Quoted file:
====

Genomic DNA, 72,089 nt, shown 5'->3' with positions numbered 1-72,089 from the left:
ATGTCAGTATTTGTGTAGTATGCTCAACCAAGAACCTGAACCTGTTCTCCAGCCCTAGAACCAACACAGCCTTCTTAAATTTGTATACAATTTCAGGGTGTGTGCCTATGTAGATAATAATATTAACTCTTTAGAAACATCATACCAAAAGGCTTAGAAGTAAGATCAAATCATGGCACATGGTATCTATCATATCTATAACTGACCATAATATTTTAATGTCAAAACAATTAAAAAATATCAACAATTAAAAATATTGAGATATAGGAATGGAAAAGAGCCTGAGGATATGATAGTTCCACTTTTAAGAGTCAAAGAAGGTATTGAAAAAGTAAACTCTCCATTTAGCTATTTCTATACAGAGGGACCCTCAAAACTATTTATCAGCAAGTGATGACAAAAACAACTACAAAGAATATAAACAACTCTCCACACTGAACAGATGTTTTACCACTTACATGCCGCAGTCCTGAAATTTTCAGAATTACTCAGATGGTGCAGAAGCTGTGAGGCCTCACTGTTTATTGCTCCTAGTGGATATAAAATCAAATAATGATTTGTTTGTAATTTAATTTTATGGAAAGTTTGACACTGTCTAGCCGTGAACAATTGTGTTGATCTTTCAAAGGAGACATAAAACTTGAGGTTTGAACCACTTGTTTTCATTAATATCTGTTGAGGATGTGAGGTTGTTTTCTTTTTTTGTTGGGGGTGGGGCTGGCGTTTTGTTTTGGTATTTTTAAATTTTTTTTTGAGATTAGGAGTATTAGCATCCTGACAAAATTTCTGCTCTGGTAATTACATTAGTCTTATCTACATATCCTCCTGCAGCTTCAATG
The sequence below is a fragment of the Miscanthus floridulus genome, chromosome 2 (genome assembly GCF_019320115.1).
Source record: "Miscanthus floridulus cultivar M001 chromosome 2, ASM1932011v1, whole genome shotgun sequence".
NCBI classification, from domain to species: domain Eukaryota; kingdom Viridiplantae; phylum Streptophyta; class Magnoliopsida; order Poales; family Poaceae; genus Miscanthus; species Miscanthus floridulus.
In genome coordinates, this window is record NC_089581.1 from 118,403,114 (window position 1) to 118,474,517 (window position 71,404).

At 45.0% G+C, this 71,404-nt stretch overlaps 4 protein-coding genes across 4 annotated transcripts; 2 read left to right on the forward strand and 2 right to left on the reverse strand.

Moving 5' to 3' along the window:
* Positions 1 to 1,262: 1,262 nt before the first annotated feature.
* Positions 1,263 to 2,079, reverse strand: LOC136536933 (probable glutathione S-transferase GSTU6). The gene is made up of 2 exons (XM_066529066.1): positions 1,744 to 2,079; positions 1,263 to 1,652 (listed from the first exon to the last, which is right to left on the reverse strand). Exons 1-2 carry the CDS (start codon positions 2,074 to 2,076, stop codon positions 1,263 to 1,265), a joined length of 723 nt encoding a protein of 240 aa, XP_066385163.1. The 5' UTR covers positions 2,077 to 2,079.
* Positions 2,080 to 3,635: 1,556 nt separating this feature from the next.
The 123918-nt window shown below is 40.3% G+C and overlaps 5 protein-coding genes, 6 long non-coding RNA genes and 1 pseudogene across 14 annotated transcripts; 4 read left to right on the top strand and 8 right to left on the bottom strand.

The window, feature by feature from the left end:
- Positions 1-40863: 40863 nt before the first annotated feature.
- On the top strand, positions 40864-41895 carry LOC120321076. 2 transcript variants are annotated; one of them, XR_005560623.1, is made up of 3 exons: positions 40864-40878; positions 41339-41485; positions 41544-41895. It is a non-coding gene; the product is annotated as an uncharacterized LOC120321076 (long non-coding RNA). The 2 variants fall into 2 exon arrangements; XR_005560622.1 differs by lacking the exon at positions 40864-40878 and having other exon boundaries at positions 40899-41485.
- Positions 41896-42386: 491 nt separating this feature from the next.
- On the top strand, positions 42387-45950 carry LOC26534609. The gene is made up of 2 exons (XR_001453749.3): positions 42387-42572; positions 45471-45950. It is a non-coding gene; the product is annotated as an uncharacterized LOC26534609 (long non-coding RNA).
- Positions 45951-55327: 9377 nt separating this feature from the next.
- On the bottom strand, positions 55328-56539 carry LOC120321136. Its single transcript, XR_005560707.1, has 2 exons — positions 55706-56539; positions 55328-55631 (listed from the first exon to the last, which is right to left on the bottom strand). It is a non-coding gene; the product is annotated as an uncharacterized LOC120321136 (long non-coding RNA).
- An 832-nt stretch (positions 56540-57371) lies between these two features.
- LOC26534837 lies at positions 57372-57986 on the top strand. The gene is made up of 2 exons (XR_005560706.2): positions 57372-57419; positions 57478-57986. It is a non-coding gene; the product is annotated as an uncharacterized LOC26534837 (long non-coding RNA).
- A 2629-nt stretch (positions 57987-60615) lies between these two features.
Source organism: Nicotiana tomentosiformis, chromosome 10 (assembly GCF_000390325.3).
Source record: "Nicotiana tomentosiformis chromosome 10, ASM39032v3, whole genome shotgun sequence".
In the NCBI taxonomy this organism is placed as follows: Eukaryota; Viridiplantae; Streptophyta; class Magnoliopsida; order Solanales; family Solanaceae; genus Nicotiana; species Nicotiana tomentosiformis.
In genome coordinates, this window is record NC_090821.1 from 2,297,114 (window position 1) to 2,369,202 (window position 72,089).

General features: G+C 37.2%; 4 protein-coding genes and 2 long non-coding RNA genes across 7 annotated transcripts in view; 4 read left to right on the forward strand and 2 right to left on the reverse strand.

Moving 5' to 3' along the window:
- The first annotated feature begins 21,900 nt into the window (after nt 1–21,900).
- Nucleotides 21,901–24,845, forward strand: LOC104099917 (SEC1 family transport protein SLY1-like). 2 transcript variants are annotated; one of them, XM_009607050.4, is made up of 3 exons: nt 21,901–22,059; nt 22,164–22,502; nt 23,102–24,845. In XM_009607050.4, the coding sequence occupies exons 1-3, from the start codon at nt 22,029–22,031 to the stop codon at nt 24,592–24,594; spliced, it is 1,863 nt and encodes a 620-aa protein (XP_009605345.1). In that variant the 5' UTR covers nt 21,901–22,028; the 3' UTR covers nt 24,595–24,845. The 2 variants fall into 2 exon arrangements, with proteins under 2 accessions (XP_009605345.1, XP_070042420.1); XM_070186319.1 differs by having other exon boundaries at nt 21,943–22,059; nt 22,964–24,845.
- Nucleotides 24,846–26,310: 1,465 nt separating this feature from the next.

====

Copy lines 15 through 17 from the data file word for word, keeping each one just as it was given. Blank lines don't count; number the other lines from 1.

- On the top strand, positions 40864-41895 carry LOC120321076. 2 transcript variants are annotated; one of them, XR_005560623.1, is made up of 3 exons: positions 40864-40878; positions 41339-41485; positions 41544-41895. It is a non-coding gene; the product is annotated as an uncharacterized LOC120321076 (long non-coding RNA). The 2 variants fall into 2 exon arrangements; XR_005560622.1 differs by lacking the exon at positions 40864-40878 and having other exon boundaries at positions 40899-41485.
- Positions 41896-42386: 491 nt separating this feature from the next.
- On the top strand, positions 42387-45950 carry LOC26534609. The gene is made up of 2 exons (XR_001453749.3): positions 42387-42572; positions 45471-45950. It is a non-coding gene; the product is annotated as an uncharacterized LOC26534609 (long non-coding RNA).